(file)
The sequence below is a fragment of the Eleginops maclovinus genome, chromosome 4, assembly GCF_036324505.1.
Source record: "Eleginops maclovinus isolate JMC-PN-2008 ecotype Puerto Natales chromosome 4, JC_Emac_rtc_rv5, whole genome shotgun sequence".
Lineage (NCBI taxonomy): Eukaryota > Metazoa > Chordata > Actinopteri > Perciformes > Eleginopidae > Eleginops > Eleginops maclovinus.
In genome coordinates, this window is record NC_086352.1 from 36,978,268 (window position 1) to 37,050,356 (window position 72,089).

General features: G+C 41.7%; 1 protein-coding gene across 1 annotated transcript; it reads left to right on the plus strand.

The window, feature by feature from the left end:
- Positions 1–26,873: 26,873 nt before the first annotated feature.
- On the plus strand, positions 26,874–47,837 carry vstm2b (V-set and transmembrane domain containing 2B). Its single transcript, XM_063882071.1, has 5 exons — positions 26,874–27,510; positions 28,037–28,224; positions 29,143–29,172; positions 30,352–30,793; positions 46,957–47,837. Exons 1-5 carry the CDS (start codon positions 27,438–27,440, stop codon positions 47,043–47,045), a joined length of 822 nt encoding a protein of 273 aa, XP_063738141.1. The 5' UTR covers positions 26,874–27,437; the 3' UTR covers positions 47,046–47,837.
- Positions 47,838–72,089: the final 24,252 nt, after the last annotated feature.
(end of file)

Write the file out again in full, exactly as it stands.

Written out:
The sequence below is a fragment of the Eleginops maclovinus genome, chromosome 4, assembly GCF_036324505.1.
Source record: "Eleginops maclovinus isolate JMC-PN-2008 ecotype Puerto Natales chromosome 4, JC_Emac_rtc_rv5, whole genome shotgun sequence".
Lineage (NCBI taxonomy): Eukaryota > Metazoa > Chordata > Actinopteri > Perciformes > Eleginopidae > Eleginops > Eleginops maclovinus.
In genome coordinates, this window is record NC_086352.1 from 36,978,268 (window position 1) to 37,050,356 (window position 72,089).

General features: G+C 41.7%; 1 protein-coding gene across 1 annotated transcript; it reads left to right on the plus strand.

The window, feature by feature from the left end:
- Positions 1–26,873: 26,873 nt before the first annotated feature.
- On the plus strand, positions 26,874–47,837 carry vstm2b (V-set and transmembrane domain containing 2B). Its single transcript, XM_063882071.1, has 5 exons — positions 26,874–27,510; positions 28,037–28,224; positions 29,143–29,172; positions 30,352–30,793; positions 46,957–47,837. Exons 1-5 carry the CDS (start codon positions 27,438–27,440, stop codon positions 47,043–47,045), a joined length of 822 nt encoding a protein of 273 aa, XP_063738141.1. The 5' UTR covers positions 26,874–27,437; the 3' UTR covers positions 47,046–47,837.
- Positions 47,838–72,089: the final 24,252 nt, after the last annotated feature.